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Universities in Hong Kong

Former Hong Kong professor sold flat and car to fund legal case against Chinese University

Julie Yu Hung-hsua, 62, calls for academic integrity after school reverses grades for MBA students to allow them to graduate

PUBLISHED : Monday, 06 November, 2017, 7:02am
UPDATED : Monday, 06 November, 2017, 9:06am

Retired professor Julie Yu Hung-hsua has sold her car and her flat to pay legal fees for court appeals stretching almost three years, over a case where Chinese University reversed failing grades she gave to four MBA students.

Yu, 62, is now appealing to the university’s incoming vice-chancellor to grant justice and uphold academic integrity. Biotechnology scientist Rocky Tuan Sung-chi will succeed Joseph Sung Jao-yiu as head of Chinese University in 2018.

“I sincerely hope that he, in this leadership role, will look into my case as soon as possible to make the grade appeal process transparent and put in checks and balances,” said Yu, a former associate professor of marketing who retired in 2015 after 27 years of teaching.

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In 2014, Yu failed four students in their MBA course, but the university’s examination panel still allowed them to graduate after they filed a complaint.

She said she had spent “millions of dollars”, and sold her flat and car, to bring the university to court three times to answer for its actions.

“I was kept in the dark throughout the entire process, even though I kept asking about the status of the grade appeals on a weekly basis,” Yu said.

The students had obtained a D+ from Yu for a compulsory marketing course, over their substandard performance in practical and written assignments.

In response to their complaints, Yu had explained the marking process to the students with a table showing data on their attendance and class contributions. The four appealed to the university after Yu refused to change their grades and allow them to pass.

Two months later, Yu was told that the four D+ grades were lifted to C by a three-member examination panel set up to handle the complaints. Yu said the panel refused to explain the decision, and only consulted her once through email asking about her grading system and whether she made it clear to the students.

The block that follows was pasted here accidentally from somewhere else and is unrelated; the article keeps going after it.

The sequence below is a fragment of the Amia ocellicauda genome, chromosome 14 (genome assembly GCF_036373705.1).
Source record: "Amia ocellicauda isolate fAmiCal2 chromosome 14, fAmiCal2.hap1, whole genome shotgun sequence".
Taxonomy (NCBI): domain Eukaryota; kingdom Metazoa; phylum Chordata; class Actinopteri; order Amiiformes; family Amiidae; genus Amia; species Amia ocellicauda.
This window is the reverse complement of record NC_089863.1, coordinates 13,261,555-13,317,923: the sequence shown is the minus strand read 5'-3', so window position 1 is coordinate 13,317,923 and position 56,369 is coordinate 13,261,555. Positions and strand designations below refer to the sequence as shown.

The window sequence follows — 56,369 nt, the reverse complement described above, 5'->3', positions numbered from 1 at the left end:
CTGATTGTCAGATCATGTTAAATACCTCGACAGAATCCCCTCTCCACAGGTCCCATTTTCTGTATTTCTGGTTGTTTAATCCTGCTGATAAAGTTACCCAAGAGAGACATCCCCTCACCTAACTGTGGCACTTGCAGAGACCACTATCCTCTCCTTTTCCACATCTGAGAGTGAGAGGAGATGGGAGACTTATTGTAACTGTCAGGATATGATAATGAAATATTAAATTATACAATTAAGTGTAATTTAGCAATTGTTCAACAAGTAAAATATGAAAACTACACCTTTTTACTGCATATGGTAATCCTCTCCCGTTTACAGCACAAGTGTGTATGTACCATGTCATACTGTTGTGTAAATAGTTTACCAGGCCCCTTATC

“I made a few calls to some administrative staff. Every single one said: ‘What? You didn’t know? I thought you approved [the university’s decision],’” Yu said.

In the subsequent seven months, Yu tried to seek an internal solution by requesting documents, lodging a formal complaint and asking her superiors to step in. However, neither the dean nor the vice-chancellor intervened.

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The faculty said it had no mechanism to review the panel’s decision.

In April 2015, believing in her “undeniable right to be informed and heard”, Yu lodged a judicial review against the “illogical, irrational, inconsistent and arbitrary” decision by the panel.

In July this year the Court of Final Appeal denied her appeal against the Court of First Instance’s rejection of her case, because it was considered an academic issue and her application came too late. The retroactive period of judicial review is three months.

Despite the “tremendous toll” on her physical, mental and financial resources, Yu said she had no regrets.

“My case actually involved much more significant issues – academic integrity and academic standards – which must be upheld and maintained,” she said.

Chinese University said it implemented a well-established and comprehensive assessment policy that maintained a fair, just and transparent approach to assess the academic performance of students.

Ng Shun-wing, former department head of education policy at the Education University, said an opaque regrading procedure would affect academic integrity, and the course instructor must be informed and involved with “due respect”.

“[In such cases], we will ask another teacher to grade the student independently. If necessary, we will ask for a third independent grading,” Ng said, adding that a coordinator would update all stakeholders and mediate the process.

Yu called for a reform of the grade appeal process at Chinese University, saying this would contribute to the sustainability of the city’s education industry, especially with the increasing threat of commercialisation.

The Post could not reach the students involved in the case.